Child Custody: Appeal and Error. An appellate court reviews
child custody determinations de novo on the record, but the
trial court's decision will normally be upheld absent an
abuse of discretion.
Judgments: Words and Phrases. An abuse of discretion occurs
when a trial court bases its decision upon reasons that are
untenable or unreasonable or if its action is clearly against
justice or conscience, reason, and evidence.
Visitation: Appeal and Error. Parenting time determinations
are also matters initially entrusted to the discretion of the
trial court, and although reviewed de novo on the record, the
trial court's determination will normally be affirmed
absent an abuse of discretion.
Child Custody: Appeal and Error. In child custody cases,
where the credible evidence is in conflict on a material
issue of fact, the appellate court considers, and may give
weight to, the fact that the trial judge heard and observed
the witnesses and accepted one version of the facts rather
Modification of Decree: Attorney Fees: Appeal and Error. In
an action for modification of a marital dissolution decree,
the award of attorney fees is discretionary with the trial
court, is reviewed de novo on the record, and will be
affirmed in the absence of an abuse of discretion.
Appeal and Error. To be considered by an appellate court, an
error must be both specifically assigned and specifically
argued in the brief of the party asserting the error.
Trial: Appeal and Error. The conduct of final argument is
within the discretion of the trial court, and a trial
court's ruling regarding final argument will not be
disturbed absent an abuse of discretion.
Visitation. The best interests of the children are the
primary and paramount considerations in determining and
modifying parenting time.
Neb.App. 166] 9. __ . The right of parenting time is subject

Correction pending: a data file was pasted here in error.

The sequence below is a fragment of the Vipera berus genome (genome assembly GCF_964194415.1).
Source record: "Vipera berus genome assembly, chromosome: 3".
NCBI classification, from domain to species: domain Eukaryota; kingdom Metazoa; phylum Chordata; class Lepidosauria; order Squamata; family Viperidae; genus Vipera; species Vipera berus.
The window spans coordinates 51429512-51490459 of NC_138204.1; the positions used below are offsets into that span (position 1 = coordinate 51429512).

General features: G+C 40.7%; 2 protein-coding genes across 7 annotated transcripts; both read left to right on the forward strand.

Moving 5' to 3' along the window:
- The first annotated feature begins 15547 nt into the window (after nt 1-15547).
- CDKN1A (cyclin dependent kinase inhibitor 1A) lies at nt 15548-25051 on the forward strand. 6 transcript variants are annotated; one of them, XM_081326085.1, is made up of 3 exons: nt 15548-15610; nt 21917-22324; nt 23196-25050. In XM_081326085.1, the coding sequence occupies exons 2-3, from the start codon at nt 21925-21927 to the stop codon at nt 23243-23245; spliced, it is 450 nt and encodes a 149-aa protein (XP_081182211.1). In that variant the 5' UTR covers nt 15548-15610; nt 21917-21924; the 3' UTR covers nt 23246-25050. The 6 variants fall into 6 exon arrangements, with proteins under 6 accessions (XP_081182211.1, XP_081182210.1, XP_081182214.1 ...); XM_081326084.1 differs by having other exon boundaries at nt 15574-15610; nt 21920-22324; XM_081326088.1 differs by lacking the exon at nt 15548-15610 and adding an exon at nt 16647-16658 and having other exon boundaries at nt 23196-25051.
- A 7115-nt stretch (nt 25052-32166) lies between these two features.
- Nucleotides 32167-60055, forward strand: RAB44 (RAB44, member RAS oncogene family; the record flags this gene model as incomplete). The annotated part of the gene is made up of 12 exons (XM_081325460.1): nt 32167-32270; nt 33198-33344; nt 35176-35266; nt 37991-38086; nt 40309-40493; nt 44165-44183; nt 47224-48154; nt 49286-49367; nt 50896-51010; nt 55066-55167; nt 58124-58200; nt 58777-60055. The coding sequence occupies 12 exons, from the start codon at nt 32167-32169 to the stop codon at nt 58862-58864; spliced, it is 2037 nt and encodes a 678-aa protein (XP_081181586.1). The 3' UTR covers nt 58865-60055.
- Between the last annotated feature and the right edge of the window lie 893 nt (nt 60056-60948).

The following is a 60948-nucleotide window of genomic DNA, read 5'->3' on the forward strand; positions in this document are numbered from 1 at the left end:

to continuous review by the court, and a party may seek
modification of a parenting time order on the grounds that
there has been a material change in circumstances.
Modification of Decree: Words and Phrases. In the context of
marital dissolutions, a material change in circumstances
means the occurrence of something which, had it been known to
the dissolution court at the time of the initial decree,
would have persuaded the court to decree differently.
Modification of Decree: Proof. The burden is upon the party
seeking the modification of decree to show that there has
been a material change of circumstances.
Child Custody. Pursuant to Neb. Rev. Stat. §
43-2929(1)(b)(ix) (Reissue 2016), the parenting plan shall
include provisions for safety when a preponderance of the
evidence establishes child abuse or neglect, domestic
intimate partner abuse, unresolved parental conflict, or
criminal activity which is directly harmful to a child.
Attorney Fees. Customarily, attorney fees are awarded only to
prevailing parties or assessed against those who file
. In awarding attorney fees, a court should consider the
nature of the case, the amount involved in the controversy,
the services actually performed, the results obtained, the
length of time required for preparation and presentation of
the case, the novelty and difficulty of the questions raised,
and the customary charges of the bar for similar services.
from the District Court for Franklin County: Stephen R.
Illingworth, Judge. Affirmed.
Jane Schriner, pro se.
L. Hilliard and Michael R. Snyder, of Snyder, Hilliard &
Cochran, L.L.O., for appellee.
Chief Judge, and Pirtle and Bishop, Judges.
Jane Schriner appeals from the decision of the district court
for Franklin County reducing her parenting time, restricting
her participation in routine health-related appointments of
the parties' children, ordering her to attend an anger
management course and counseling, and ordering her to pay $7,
500 of her ex-husband's attorney fees. We affirm.
Neb.App. 167] BACKGROUND
Scott Schriner and Sara were married in 2005. Two children
were born during their marriage-one son in 2007 and another
son in 2009. Sara also had two teenage children from a prior
February 2014, the district court entered a decree dissolving
the parties' marriage. The decree indicates that during